The pogo pins were to loose and the leds did not work. I had to shorten the plastic holders a little to tighten the the pins.

Login to cli-microsoft365 as sudo

When I explored the m365 commands, it worked perfectly. My login was cached. Then I needed to run my scripts as sudo, since it requires communication with GPIO pins and the unicorn phat. It didn’t work. The login cache is in different place if you run as sudo. Obvious, when I look at it afterwards, but it took some time to realize that. So, if you are going to do the same, just make sure you log in to m365 as sudo as well, before running the script:

sudo m365 login


This web resource is gold, it shows the pinout and connections to many hats etc:

You only need three pins:

  • 5V Power (Pin 2)
  • Ground (Pin 6)
  • GPIO 18, Data (Pin 12)

subprocess in python

m365 is a command that you can run in terminal, from a python script I use subprocess to call it and get the results.

Running the script even when you log out

start the script with nohup:

nohup python3 &

Git Merge develop to main in an Azure DevOps Release

This post is a techy one. It’s about running git commands in Azure DevOps Releases in order to finalize a deployment job to production.

Let me first describe our scenario:

We use Azure DevOps for code and for deployment. Our branch strategy a simplified Gitflow model, where all the current work is merged to the “develop” branch. The code from the “develop” branch is then built and released to staging environments and production. After a release to Production and regression tests the develop branch needs to be merged into the “main” branch (or “master”). So simply put, the git merge into main is what we mean by finalizing a production release.

The “Finalize” stage in a release definition consists of one step: a bash script. But before you can run git commands you need to configure a couple things. Let’s go through them:

Step 1: Permissions

Step 2. New Stage

Next, create a new stage, call it “Finalize Production Deployment” (or other name of your choice). On the Build Agent step, enable “Allow scripts to access the OAuth token”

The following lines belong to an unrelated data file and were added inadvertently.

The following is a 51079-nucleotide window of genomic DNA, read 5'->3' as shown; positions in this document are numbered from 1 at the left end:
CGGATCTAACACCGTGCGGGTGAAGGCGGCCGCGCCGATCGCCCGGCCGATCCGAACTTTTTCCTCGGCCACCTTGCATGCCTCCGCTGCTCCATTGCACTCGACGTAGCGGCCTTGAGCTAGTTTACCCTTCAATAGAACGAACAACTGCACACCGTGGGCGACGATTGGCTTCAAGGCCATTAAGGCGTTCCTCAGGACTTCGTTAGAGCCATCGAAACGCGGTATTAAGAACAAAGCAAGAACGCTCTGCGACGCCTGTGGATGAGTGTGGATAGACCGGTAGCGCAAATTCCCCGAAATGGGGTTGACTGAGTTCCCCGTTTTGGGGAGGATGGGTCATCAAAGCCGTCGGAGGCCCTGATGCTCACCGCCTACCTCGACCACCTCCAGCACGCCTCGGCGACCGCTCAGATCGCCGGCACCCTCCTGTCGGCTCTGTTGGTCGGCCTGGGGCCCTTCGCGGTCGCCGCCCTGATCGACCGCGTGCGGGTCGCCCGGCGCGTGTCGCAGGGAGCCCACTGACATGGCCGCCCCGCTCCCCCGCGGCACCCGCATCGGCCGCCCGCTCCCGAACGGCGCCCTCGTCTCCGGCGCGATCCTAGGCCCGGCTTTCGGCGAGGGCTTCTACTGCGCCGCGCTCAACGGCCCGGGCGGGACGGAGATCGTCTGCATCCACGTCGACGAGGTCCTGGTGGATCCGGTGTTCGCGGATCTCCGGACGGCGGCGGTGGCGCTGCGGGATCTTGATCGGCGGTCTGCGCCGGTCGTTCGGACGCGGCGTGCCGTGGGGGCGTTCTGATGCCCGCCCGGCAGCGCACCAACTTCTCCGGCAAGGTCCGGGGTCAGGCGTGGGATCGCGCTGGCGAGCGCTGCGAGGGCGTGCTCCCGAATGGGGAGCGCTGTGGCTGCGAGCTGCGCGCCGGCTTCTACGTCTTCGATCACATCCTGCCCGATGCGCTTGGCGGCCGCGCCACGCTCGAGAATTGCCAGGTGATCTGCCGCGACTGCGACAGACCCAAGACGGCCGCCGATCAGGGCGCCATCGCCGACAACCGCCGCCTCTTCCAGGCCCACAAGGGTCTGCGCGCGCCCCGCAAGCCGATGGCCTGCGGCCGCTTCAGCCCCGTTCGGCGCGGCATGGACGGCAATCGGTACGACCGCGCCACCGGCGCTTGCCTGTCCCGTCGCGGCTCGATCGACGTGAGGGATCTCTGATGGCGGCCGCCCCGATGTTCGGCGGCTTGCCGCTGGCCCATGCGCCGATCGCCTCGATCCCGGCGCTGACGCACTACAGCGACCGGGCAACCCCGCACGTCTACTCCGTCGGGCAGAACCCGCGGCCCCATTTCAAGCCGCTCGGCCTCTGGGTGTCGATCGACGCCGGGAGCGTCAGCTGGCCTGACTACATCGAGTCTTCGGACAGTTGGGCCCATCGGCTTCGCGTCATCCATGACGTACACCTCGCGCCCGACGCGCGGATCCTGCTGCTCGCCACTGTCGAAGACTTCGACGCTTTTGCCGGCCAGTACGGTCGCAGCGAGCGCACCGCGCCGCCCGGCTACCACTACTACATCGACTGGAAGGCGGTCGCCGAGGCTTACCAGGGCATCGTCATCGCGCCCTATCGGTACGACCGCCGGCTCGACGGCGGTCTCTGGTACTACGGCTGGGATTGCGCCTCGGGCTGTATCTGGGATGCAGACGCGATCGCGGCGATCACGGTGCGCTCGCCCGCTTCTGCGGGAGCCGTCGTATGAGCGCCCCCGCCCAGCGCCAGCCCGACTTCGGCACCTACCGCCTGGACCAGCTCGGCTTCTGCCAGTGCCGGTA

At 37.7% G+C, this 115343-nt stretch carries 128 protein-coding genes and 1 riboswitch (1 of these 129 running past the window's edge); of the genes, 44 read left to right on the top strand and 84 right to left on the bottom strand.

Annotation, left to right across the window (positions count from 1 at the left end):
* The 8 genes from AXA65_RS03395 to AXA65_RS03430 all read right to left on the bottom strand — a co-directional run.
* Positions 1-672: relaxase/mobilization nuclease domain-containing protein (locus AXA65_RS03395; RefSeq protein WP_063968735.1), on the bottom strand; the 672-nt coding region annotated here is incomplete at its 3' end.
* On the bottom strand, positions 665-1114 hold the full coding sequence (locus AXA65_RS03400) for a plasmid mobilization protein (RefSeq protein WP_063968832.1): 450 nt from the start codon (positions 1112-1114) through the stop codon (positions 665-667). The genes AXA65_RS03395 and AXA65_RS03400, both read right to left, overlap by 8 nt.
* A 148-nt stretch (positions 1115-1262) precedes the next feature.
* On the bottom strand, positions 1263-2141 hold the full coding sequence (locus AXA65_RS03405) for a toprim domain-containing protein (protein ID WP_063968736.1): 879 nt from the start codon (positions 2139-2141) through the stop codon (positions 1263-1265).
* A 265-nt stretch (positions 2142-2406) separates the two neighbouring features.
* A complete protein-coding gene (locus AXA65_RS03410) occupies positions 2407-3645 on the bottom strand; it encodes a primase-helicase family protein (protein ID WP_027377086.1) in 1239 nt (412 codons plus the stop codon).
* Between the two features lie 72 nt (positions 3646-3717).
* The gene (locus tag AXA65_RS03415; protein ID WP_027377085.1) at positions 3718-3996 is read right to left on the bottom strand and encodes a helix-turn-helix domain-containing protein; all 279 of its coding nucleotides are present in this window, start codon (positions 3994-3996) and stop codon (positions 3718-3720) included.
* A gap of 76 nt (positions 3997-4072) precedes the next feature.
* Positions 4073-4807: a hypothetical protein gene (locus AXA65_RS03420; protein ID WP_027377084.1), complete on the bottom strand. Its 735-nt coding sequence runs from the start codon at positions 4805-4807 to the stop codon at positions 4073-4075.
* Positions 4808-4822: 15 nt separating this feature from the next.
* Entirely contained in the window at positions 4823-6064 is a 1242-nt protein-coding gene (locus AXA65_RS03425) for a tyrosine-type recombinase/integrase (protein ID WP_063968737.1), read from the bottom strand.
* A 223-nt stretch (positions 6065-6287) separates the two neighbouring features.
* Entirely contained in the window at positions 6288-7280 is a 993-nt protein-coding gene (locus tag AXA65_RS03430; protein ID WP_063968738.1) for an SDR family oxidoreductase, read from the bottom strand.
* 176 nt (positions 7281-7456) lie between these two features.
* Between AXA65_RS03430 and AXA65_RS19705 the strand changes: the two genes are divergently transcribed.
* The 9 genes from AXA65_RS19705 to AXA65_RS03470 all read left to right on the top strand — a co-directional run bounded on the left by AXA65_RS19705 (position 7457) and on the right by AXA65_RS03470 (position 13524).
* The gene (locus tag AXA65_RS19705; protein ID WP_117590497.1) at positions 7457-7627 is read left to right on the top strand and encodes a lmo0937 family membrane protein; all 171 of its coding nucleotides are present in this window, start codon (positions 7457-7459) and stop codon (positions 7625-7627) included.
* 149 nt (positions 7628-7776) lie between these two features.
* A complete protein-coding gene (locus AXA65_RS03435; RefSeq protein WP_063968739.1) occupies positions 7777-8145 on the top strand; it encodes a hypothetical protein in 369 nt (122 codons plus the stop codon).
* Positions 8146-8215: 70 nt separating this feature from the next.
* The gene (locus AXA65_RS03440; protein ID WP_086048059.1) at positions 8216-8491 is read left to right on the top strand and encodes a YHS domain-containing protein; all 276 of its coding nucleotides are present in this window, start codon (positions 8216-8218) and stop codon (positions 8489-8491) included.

Add a step: Bash, call it “Git – merge changes to main”. Paste this git code.

git config –global ""
git config –global "Azure DevOps"
EXTRAHEADER="Authorization: Bearer $(System.AccessToken)"
git -c http.extraheader="$EXTRAHEADER" clone $REPO
cd $(Build.Repository.Name)
MAINBRANCHNAME=$(git rev-parse –abbrev-ref HEAD)
git config http.$REPO.extraHeader "$EXTRAHEADER"
echo — Merge $(Build.SourceBranchName) to $MAINBRANCHNAME
git fetch origin $(Build.SourceBranchName) –prune
git merge origin/$(Build.SourceBranchName) -m "merge $(Build.SourceBranchName) to $MAINBRANCHNAME" –no-ff
echo — Create tag named $TAGNAME
git tag -a -m "$(Build.SourceBranchName) installed to production" $TAGNAME
git push origin $MAINBRANCHNAME
git push origin –tags

That’s it, the code is pretty universal. Let me know if something does not work.

You can stop reading unless you want more details 🙂

More details

A neat list of all available variables

When I started working I found this very useful: The built-in “Initialize job”. Click on that:

There you can find all the built-in and your variables in a nice list. Pretty useful for building a bash script:

Here is how I construct the repo url, neat, isn’t it?

Pipelines vs. Releases

If you run this code in a classic Release Definition, you won’t get the repo. You need to clone it first. Why Release and a Pipeline. Well, due to reasoning described in my other blog post, we still run Releases: Azure Key Vault vs. Pipeline Variables. But Pipelines should work, too.


I found it useful while mickle-mackling with the finalize step, disable all the other steps and commenting out the actual push to origin. That way I could run it fast and focus on the steps I needed to fix first.


Before you can configure the authorization header, you need to clone it first and cd into that directory. In order to clone it you need to have the extraheader. Tough luck? No, not at all, you just need to add in two places, when cloning and and then in the git repository for all the following commands:

User Identity

Using git config you can define any user identity. Use something that makes sense and is easy to recognize.

main vs. master

If your repos main branches are both main and master, no worries, you don’t need to guess or create a variable. All you need to do is to check the current branch after you have cloned it. NB: it’s different in case you use a Pipeline.

Further reading and links

1TB=1024GB in SPO Storage

You want to calculate your storage capacity in SharePoint Online? Here is how:

  • Every 1TB is 1024GB (it might be confusing, see my previous post, but it’s how it is calculated)